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Mile High Music Festival day two travelogue: My Morning Jacket and Bassnectar

My Morning Jacket
My Morning Jacket
Brian Landis Folkins

My Morning Jacket opened up its set with "Tonight I Want To Celebrate With You" and followed that up with "Gideon" and then "Anytime and "Magheeta." Jim James wove gorgeous guitar lines while jamming in and out of songs, meandering from place to place. The outfit played "Golden," faded drum effects in and out during "Touch Me I'm Going To Scream," and rocked out on "Highly Suspicious," without a doubt one of the highlights of the set.

The band touched down on "I'm Amazed," "Smokin' From Shootin'," "Touch Me I'm Going to Scream Part 2" and then moved into the cleverly titled "Wordless Chorus," with James's charming, soaring voice leading the harmonies in said wordless chorus.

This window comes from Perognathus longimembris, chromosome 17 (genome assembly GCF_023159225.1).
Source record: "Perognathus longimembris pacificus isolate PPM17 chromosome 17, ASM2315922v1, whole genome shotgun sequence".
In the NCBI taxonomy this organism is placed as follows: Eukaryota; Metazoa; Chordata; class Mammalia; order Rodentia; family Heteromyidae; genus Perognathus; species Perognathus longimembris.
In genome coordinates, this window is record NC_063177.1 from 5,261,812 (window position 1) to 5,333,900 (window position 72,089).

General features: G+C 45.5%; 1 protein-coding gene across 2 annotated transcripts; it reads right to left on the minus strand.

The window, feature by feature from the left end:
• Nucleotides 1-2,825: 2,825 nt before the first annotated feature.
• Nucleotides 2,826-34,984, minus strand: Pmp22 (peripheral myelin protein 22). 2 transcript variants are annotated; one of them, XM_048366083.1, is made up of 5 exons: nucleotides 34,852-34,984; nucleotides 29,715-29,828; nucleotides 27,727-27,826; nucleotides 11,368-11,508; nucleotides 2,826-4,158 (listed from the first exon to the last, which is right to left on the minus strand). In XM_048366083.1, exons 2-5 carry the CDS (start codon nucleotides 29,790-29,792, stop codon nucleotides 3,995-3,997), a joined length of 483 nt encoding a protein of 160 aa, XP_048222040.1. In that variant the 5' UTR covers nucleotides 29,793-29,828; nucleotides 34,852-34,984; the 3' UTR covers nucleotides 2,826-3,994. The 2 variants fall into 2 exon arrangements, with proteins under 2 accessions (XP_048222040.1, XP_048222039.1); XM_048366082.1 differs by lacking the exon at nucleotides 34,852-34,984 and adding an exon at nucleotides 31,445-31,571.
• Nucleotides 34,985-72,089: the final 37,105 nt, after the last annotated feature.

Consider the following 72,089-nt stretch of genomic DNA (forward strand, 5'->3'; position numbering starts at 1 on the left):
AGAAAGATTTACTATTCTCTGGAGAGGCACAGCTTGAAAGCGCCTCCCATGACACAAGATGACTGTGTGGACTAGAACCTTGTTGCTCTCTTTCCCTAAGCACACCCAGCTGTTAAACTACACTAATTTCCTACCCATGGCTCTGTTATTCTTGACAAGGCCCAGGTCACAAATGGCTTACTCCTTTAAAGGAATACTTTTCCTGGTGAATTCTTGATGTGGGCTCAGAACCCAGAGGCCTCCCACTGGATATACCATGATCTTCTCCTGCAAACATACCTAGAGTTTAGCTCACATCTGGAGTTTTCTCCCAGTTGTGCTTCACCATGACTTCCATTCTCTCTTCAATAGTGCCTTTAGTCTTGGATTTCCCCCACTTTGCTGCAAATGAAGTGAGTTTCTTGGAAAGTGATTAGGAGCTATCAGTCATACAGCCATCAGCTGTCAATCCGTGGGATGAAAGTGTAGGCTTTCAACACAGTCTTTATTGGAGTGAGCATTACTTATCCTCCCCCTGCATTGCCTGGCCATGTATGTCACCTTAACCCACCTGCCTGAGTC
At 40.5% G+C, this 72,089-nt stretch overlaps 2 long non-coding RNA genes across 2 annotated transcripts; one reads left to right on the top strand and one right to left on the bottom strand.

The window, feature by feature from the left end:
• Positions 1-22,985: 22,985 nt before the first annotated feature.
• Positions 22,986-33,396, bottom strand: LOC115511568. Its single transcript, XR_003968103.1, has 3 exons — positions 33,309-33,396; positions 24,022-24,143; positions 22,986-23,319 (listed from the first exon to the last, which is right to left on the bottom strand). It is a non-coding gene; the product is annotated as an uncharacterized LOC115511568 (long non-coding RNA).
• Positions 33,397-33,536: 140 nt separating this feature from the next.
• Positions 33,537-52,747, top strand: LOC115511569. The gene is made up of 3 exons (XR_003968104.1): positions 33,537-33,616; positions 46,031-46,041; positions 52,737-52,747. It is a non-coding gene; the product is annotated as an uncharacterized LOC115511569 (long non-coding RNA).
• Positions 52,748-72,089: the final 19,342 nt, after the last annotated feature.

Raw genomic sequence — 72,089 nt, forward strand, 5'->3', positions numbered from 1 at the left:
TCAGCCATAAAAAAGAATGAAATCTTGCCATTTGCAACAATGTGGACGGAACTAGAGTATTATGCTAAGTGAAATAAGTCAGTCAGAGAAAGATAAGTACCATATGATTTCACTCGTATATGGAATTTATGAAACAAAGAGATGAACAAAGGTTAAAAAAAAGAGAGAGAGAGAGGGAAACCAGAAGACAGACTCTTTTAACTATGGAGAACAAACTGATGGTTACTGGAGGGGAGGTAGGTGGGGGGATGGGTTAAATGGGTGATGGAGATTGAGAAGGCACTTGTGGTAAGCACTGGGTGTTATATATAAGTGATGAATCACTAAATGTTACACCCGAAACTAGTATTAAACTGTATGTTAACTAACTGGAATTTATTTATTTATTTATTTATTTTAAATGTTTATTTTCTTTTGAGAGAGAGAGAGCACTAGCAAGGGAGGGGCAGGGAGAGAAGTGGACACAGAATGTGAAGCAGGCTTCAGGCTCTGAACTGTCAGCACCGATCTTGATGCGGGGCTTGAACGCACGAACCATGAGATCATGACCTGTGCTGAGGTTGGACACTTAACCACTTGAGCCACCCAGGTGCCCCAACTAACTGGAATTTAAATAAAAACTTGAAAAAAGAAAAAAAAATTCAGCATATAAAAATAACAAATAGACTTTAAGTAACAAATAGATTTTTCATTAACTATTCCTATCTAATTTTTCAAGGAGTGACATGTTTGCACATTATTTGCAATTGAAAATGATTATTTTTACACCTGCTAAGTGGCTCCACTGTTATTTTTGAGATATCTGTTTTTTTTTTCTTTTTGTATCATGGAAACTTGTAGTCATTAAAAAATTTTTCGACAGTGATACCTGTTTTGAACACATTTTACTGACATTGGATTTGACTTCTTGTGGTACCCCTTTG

My Morning Jacket
My Morning Jacket
Brian Landis Folkins

Next came "Off the Record," and finally, after an all-too-short set, My Morning Jacket closed with "Steam Engine," an appropriate showcase of the group's talents as they brought the song to a steadily built and undeniable crescendo, the final notes crashing over the crowd to signal the end of the best set I'd heard today.

The crowd for Bassnectar.
The crowd for Bassnectar.
Brian Landis Folkins

Bassnectar began heating up the Bison tent with the quirky, atmospheric, hypnotic breakbeats that travel wherever producer and eclectic experimentalist Lorin Ashton feels like taking them, as long as there's a surplus of dark, distorted bass and syncopated drum lines. There were large black balloons being tossed throughout the tent while Ashton played with hip-hop, jazz and reggae lines, including Bob Marley's "Soul Shakedown Party."

Bassnectar
Bassnectar
Brian Landis Folkins

Wherever the set strayed, it always returned to dirty, intense bass lines, growling beneath effect after effect, part dancehall and part haunted house. Predictably, some watchers began trickling out toward the last half of the set, angling for a good spot at Dave Matthews. But several hundred dancers stayed while Ashton rewarded them with more crashing bass and eerie effects, seamlessly moving from track to track, marching to beat after beat across the dub spectrum.


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